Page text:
An innovative engineer has developed a concept aircraft that – at least in theory – could cross the Atlantic in just 30 minutes.
Skreemr is the name of the concept plane developed by inventor and engineer Charles Bombardier. Details about the aircraft prototype were written by Bombardier in the the Canadian newspaper The Globe and Mail.
It is a passenger aircraft that can travel under 8,000 miles per hour (12,348 kilometres per hour), which is just about ten times the speed of sound.
Bombardier explains that the Skreemr aircraft would have to be launched from a magnetic rail gun system, to reach the Mach 10 speed. The Mach number is defined as the ratio of local flow velocity past a boundary to the local speed of sound (M= u/c).
The jet would be five times faster than the Concorde supersonic passenger jet – which is no longer in function – that reached a Mach 2.04 speed (1,565 miles per hour or 2,519 kilometres per hour – that is more than twice the speed of sound).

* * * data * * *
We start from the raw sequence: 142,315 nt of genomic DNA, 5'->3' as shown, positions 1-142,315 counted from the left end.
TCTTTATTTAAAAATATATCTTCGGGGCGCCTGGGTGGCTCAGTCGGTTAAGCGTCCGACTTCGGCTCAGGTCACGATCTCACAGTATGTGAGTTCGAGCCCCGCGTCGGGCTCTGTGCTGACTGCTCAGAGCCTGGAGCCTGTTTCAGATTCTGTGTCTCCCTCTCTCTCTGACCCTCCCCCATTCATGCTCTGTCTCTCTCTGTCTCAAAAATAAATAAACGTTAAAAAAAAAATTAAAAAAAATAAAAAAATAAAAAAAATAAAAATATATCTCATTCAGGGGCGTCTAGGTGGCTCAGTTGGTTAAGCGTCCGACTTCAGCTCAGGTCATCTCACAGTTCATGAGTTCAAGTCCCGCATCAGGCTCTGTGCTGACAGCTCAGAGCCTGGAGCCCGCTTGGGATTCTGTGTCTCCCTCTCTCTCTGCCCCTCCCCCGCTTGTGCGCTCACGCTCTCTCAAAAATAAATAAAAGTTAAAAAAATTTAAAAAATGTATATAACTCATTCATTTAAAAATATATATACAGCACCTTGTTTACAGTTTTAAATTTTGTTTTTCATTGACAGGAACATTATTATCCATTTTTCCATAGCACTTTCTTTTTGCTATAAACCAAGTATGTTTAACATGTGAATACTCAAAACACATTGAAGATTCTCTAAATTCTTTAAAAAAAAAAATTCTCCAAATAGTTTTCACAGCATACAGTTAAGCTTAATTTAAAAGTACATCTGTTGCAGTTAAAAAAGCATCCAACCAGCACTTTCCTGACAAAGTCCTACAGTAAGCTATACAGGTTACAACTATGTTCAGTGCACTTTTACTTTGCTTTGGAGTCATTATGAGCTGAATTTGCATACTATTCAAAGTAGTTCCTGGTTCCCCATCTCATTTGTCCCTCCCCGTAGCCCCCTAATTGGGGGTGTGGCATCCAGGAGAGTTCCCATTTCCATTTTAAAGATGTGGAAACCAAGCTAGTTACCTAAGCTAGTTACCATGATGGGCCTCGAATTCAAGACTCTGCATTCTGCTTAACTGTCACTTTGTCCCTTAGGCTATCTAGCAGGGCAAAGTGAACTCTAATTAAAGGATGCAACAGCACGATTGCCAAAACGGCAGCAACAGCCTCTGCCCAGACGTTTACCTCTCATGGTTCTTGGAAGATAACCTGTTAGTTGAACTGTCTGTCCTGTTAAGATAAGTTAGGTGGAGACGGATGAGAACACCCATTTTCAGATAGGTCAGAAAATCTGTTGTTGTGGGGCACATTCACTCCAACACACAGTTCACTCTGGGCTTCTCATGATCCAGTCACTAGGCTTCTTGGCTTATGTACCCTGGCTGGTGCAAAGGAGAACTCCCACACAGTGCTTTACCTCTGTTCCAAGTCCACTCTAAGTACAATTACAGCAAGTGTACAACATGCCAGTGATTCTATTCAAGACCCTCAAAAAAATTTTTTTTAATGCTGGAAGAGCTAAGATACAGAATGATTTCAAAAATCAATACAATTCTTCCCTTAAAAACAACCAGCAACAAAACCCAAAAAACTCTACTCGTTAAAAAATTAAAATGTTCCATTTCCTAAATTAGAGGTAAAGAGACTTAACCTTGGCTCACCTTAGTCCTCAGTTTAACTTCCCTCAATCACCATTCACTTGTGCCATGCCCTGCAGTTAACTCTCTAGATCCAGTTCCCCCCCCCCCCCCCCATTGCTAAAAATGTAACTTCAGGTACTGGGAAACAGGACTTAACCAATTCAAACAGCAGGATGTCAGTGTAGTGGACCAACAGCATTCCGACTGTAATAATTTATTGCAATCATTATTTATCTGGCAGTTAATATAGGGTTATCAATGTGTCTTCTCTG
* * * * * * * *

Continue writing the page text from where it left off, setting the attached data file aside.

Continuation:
Magnetic rail guns produce an electromagnetic field that can propel an aircraft at very high speeds. According to Bombardier, the jest’s kerosene rockets and liquid oxygen would ignite as soon as the plain would go beyond the speed of sound (more than 767 miles per hour, or 1,235 kilometres per hour) after its launch.
The rockets would help the Skreemr jet climb in altitude and reach a speed of Mach 4 (more than 3,000 miles per hour, or 1,220 kilometres per hour). Then, the supersonic combustion ramjet engine (scramjet) of the aircraft would ignite – burning up compressed oxygen and hydrogen – which would propel Skreemr forward at speeds higher than Mach 10 (more than 7,600 miles per hour, or 1,220 kilometres per hour).
NASA says that to create thrust, supersonic combustion ramjet engines combine oxygen with liquid fuel. The oxygen in a supersonic combustion ramjet engines comes from the atmosphere itself rather than a tank aboard the aircraft.
The futuristic prototype would carry approximately 75 passengers, but this will not take place any time soon as the supersonic combustion ramjet engines are still under development in the United States and Chine, and their real-life applications still have a long way to go.
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